Farm and ranch animal farmworkers care for live farm, ranch, or water animals that may include cattle, sheep, swine, goats, horses, poultry, finfish, shellfish, and bees. The animals are usually raised to supply meat, fur, skins, feathers, eggs, milk, or honey. Duties may include feeding, watering, herding, grazing, castrating, branding, debeaking, weighing, catching, and loading animals. On dairy farms, farmworkers operate milking machines; they also may maintain records on animals, examine animals to detect diseases and injuries, assist in delivering animals at their birth, and administer medications, vaccinations, or insecticides. Many workers clean and maintain animal housing areas every day.

Other agricultural workers known as agricultural equipment operators use a variety of farm equipment to plow, sow seeds, and maintain and harvest crops. Equipment may include tractors, fertilizer spreaders, haybines, raking equipment, balers, combines, threshers, and trucks. These workers also operate machines, such as conveyor belts, loading machines, separators, cleaners, and dryers, used in moving and treating crops after their harvest. As part of the job, workers may make adjustments and minor repairs to equipment.

Agricultural inspectors, another type of agricultural worker, are employed by Federal and State governments to ensure compliance with laws and regulations governing the health, safety, and quality of agricultural commodities. Inspectors also make sure that the facilities and equipment used in processing the commodities meet legal standards. Meat safety is a prime responsibility. Inspectors work to ensure that meat is free of harmful ingredients or bacteria. In meat-processing facilities, inspectors may collect samples of meat suspected to be diseased or contaminated and send them to a laboratory for identification and analysis. They also may inspect livestock to help determine the effectiveness of medication and feeding programs. Some inspectors are stationed at export and import sites to weigh and inspect agricultural shipments leaving and entering the country to ensure the quality and quantity of the shipments. A few work at logging sites, making sure that safety regulations are enforced.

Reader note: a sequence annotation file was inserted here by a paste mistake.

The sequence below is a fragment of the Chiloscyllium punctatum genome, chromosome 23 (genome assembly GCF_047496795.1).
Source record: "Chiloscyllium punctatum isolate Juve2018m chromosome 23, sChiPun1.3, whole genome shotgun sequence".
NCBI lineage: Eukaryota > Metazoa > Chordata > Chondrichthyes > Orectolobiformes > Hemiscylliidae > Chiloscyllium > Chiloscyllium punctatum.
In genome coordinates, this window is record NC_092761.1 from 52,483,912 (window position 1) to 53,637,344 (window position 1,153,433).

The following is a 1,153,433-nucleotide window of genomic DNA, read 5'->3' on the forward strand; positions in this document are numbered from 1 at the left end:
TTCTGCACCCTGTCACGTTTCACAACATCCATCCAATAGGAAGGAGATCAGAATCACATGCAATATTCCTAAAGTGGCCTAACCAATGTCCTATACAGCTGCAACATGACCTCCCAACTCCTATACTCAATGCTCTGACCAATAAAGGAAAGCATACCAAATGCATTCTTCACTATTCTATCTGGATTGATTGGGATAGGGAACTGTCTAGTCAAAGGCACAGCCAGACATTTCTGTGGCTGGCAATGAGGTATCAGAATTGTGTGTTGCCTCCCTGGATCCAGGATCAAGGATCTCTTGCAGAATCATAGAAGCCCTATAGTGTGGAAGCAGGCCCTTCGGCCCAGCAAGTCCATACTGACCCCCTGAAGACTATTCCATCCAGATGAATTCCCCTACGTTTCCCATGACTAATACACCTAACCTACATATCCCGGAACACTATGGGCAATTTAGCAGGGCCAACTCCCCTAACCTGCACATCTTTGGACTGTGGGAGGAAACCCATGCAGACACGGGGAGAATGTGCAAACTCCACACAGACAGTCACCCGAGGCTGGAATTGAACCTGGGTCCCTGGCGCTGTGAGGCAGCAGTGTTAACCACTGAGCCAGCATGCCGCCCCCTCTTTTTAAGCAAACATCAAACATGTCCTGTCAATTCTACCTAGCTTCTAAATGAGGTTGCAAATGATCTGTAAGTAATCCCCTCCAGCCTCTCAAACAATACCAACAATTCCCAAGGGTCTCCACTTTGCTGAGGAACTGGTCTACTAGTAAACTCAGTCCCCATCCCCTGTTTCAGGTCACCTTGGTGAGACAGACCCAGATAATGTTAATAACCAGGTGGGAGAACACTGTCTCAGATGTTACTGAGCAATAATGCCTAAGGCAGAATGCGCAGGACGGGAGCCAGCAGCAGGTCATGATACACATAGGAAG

Graders and sorters of agricultural products examine agricultural commodities being prepared for market, classifying them according to quality or size: they grade, sort, or classify unprocessed food and other agricultural products by size, weight, color, or condition and discard inferior or defective products. For example, graders sort eggs by color and size and also examine the fat content; others examine the marbling of beef, classifying the meat as “Prime,” “Choice,” or a lower grade, as appropriate. The grade assigned determines the meat’s price.

Animal breeders select and breed animals using their knowledge of genetics and animal science to produce offspring with desired traits and characteristics, such as chickens that lay more eggs, pigs that produce leaner meat, and sheep with more desirable wool. Some animal breeders also breed and raise cats, dogs, and other household pets. Larger and more expensive animals, such as horses and cattle, are usually bred through artificial insemination, which requires the taking of semen from the male and then inseminating the female. This process ensures better results than conventional mating and also enables one prized male to sire many more offspring. To know which animals to breed and when, animal breeders keep detailed records, including the health of the animals, their size and weight, and the amount and quality of the product produced by them. They also keep track of the traits of the offspring. Some animal breeders work as consultants for a number of farmers, but others breed and raise their own animals for sale or future breeding. For those who raise animals, tasks might include fixing and cleaning animal shelters, feeding and watering the animals, and overseeing animals’ health. Some breeders supervise others who perform these tasks. Animal breeders also read journals and newsletters to learn the latest information on breeding and veterinary practices.